Together with the neighbouring Dominican Republic, Haiti constitutes the island of Hispaniola ‘discovered’ by Christopher Columbus in 1492. Two days after he ‘discovered’ America, Columbus wrote in his journal that with 50 men he could force ‘the entire population be taken to Castile, or held captive.’ He was amazed and marveled at their naiveté, writing in his journal ‘they are very meek and without knowledge of evil nor do they kill others or steal … and they are without weapons and so timid that one of our people can put a hundred of them to flight.’[6] On his second voyage, in December 1494, Columbus captured 1500 Tainos on the island of Hispaniola and herded them to Isabela, where 550 of ‘the best males and females’ were forced aboard ships bound for the slave markets of Seville.[7] Under Columbus’s leadership, the Spanish attacked the Taino, sparing neither men, women nor children. Warfare, forced labour, starvation and disease reduced Hispaniola’s Taino population (estimated at one million to two million in 1492) to extinction within 30 years.[8]



Christopher Columbus


Saint-Domingue, as Haiti was called until 1804, was known informally as the Pearl of the Antilles, and was the richest French colony in the entire world. During the 18th Century, the island, divided between the Spanish and French, was a major source of the world’s sugar.  French colonists planted sugar cane in the well-suited warm, wet climate, and developed large, labour-intensive plantations. Throughout the 1700s, France imported thousands of African slaves to Haiti each year such that there were half a million working in sugar plantations in 1789. During the colonial period, Haiti’s population was seven times larger than the Dominican Republic’s. Haiti exported tens of thousands of tons of sugar and most of the lumber from its forests back to France. It was estimated that in the 1750s Haiti provided as much as 50% of the Gross National Product of France. The French imported sugar, coffee, cocoa, tobacco, cotton, the dye indigo and other exotic products. In France they were refined, packaged and sold all over Europe. Incredible fortunes were made from this tiny colony on the island of Hispaniola.  How did ‘The Pearl of the Antilles’ become the Caribbean’s hell-hole?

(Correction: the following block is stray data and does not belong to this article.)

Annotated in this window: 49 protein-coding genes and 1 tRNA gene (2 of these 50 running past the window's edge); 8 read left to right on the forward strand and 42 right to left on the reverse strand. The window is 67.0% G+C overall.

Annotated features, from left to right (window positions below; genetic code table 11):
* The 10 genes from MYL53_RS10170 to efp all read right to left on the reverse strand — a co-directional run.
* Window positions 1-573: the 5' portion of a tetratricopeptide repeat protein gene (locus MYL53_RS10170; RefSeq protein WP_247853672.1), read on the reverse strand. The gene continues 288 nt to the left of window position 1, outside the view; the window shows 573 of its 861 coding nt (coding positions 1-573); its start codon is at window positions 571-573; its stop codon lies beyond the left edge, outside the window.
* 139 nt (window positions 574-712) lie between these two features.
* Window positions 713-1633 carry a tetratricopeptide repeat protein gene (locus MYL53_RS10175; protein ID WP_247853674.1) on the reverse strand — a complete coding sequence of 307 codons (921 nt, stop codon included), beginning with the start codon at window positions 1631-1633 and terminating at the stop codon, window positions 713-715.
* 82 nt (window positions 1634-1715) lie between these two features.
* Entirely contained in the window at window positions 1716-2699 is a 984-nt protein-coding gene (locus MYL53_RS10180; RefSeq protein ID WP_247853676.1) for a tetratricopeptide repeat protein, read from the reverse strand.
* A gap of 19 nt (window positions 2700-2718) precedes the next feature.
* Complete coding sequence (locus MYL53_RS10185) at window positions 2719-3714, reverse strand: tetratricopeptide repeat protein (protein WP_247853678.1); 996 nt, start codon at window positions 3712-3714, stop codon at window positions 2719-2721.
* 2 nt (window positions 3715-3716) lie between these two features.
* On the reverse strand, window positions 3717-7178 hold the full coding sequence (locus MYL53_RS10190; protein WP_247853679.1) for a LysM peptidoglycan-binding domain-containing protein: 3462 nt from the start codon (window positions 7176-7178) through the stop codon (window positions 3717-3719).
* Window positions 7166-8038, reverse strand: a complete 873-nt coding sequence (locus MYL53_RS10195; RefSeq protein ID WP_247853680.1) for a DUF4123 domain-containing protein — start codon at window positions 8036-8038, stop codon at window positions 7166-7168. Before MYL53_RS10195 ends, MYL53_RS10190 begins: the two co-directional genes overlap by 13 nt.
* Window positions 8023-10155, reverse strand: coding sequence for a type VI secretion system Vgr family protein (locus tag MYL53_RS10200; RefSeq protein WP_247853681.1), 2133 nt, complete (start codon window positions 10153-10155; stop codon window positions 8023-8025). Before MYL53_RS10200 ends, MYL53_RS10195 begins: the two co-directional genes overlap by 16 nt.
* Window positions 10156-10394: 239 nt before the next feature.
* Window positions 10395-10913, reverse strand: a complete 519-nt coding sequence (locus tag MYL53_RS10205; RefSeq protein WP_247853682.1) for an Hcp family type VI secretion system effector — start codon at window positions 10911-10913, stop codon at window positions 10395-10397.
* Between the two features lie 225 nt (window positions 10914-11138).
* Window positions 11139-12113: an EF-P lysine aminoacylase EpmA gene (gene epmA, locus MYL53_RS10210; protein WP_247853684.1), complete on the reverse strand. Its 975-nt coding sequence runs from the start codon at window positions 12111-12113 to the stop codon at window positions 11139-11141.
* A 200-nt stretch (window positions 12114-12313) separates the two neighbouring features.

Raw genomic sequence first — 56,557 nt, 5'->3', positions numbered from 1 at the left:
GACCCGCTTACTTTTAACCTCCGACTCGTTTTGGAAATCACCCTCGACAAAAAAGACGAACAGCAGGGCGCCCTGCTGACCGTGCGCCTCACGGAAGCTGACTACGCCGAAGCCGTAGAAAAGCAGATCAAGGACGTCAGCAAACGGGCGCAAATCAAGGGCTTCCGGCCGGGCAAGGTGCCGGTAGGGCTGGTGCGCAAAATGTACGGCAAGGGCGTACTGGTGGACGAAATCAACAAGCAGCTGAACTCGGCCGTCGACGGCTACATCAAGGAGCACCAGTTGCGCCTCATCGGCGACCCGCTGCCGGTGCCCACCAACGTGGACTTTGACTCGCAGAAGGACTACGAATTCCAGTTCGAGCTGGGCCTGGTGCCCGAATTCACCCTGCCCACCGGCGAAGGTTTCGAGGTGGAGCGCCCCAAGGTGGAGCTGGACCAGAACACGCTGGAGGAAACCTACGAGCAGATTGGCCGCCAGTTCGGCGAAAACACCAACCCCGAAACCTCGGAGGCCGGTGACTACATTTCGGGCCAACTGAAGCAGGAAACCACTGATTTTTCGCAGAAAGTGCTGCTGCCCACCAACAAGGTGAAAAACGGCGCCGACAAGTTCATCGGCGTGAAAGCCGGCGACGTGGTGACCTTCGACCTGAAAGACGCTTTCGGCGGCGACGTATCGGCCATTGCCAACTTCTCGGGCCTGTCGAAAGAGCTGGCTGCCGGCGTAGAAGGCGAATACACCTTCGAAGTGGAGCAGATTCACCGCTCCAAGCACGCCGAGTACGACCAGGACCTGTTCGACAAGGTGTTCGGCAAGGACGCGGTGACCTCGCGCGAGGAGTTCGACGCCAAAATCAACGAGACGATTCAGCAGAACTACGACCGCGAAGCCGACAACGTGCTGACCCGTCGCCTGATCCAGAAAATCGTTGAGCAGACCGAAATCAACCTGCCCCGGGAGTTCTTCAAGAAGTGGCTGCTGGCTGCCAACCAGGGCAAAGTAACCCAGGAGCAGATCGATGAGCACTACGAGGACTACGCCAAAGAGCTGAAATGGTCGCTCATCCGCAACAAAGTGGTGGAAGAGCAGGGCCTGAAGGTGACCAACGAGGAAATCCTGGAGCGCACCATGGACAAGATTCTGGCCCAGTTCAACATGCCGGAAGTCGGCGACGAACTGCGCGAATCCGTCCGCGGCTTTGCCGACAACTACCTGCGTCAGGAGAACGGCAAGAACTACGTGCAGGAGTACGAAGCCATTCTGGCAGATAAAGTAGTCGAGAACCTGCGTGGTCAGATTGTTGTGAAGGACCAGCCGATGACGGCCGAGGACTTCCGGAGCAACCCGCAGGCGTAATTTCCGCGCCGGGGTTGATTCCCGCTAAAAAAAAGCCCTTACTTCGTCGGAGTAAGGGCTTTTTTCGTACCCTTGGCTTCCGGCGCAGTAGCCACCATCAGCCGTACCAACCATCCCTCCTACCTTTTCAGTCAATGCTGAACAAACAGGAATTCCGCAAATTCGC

The Wall Street Journal celebrates the fact that the US military will play the leading role in Washington’s reply to the earthquake as “a fresh reminder that the reach of America’s power coincides with the reach of its goodness.”  The message is clear:  The Haitians have only themselves to blame for the hundreds of thousands of dead and injured, because they failed to create sufficient wealth and lacked respect for law and order![9]


What is deliberately obscured by this comparison is the real relationship, which has evolved over more than a century, between “wealth generation” in the United States and poverty in Haiti. It is a relationship which has been built on the use of force to pursue US geopolitical interests in a historically oppressed poor country.  Obama administration’s plans to deploy a Marine expeditionary force in Haiti will mark the fourth time in the past 95 years that the US armed forces have occupied the impoverished island.[10]